A person who contravenes part of or any number of conditions is guilty of an offence that incurs;

  • $50,000 in fines for violations by a corporate body,
  • $10,000 in penalties for offences by a person

Section 20 of the Act maintains that all licenses relating to animal welfare can only remain in force for two years, which must then be renewed.

Functions of the Animal Ethics Committee

The committee's functions ensure that license holders and any other person under their jurisdiction abide by the law. The functions include;

  • Approval of animals for whatever legal use or purpose the person obtains a license for,
  • Approving the acquisition of an animal for any legitimate purpose under the welfare act,
  • Supervising the use and conducts of this experiment to ensure they are done humanely.

The animal ethics committee will not approve any of the licenses or conducts for the use of the animals unless;

  • It is essential and paramount for the purpose.
  • The person in charge of the experiment or conduct has experience and qualifications as to the use.

It is an offence for a person to contravene any of the orders or conditions listed by the Ethics committee. This offence incurs a;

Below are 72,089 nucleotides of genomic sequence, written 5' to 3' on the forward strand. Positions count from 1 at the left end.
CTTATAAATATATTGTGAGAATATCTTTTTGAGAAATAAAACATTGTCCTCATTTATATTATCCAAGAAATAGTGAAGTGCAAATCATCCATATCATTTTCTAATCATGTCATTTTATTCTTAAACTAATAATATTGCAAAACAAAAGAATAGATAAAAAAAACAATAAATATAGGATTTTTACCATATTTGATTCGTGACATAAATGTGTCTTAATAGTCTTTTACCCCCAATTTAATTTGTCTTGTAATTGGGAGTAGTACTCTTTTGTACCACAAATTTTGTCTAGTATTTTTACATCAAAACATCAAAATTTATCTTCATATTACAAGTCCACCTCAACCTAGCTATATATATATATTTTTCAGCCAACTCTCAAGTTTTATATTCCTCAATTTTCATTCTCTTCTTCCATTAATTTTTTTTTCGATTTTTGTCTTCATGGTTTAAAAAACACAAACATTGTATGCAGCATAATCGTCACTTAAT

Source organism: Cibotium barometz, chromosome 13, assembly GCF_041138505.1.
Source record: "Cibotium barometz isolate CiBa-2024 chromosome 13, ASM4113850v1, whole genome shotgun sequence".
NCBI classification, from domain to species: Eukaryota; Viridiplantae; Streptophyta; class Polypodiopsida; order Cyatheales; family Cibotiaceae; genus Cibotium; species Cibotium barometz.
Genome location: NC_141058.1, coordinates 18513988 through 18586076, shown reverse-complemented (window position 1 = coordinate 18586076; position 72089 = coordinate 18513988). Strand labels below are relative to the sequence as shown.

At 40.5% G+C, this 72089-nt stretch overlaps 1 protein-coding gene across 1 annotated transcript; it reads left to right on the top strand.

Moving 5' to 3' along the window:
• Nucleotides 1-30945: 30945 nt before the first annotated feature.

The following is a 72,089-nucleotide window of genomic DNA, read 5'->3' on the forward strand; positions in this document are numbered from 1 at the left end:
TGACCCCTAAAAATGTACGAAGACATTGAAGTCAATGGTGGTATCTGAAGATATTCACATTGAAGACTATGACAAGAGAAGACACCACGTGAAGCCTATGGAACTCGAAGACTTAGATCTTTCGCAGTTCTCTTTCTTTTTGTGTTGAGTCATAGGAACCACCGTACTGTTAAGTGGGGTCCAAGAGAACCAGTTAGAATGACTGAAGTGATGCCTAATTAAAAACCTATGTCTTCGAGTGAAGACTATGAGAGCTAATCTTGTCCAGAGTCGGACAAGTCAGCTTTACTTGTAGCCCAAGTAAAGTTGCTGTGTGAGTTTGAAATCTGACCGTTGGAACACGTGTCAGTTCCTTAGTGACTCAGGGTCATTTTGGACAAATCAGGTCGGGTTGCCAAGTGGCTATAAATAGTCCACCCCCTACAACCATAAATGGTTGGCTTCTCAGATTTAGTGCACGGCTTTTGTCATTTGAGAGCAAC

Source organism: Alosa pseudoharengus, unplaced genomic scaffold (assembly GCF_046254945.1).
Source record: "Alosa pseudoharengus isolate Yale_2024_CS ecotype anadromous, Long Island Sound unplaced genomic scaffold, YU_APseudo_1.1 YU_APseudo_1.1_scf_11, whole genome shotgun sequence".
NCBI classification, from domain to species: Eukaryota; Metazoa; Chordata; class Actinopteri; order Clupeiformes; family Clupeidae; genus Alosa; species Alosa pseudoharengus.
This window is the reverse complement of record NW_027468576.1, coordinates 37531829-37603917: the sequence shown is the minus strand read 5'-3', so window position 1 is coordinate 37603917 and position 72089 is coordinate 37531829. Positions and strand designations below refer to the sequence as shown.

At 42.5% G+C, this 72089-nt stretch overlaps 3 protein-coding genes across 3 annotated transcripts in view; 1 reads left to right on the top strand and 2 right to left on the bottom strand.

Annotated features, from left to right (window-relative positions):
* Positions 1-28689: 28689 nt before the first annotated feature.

• $50,000 for offences committed by corporate bodies
  • $10,000 for offences committed by a singular person

Animal welfare Notices

Part of the powers of an inspector is to supervise and examine animals under Care, especially those for commercial purposes.

In some cases, the inspector can break into a premise, car or property if they believe it is relevant to the animal's welfare. An inspector may also issue warrants or notices where it considers it necessary to the animal's Care.

A Notice is a written order for an owner/manager to perform certain acts regarding the animal's welfare. Contravening any of these Acts is an offence that carries the maximum penalty of $2,500 in fines, or a $210 expiation fee.

Will a Animal Cruelty Offence show up on a Nationally Coordinated Criminal History Check?

If an individual is found guilty of an animal cruelty offence, the offence will show up as a disclosable court outcome (DCO) on the results of their Nationally Coordinated Criminal History Check.

Individuals can obtain a Nationally Coordinated Criminal History Check online via the Australian National Character Check - ANCC® website.


Animal Welfare Act 1985 (SA) -

Animal Welfare Act 1985 (SA) (Austlii References) -

Legal Services Commission of South Australia (Cruelty to Animals) -

RSPCA South Australia (Welfare Inspectors) -

RSPCA (What are the penalties for animal cruelty offences?) -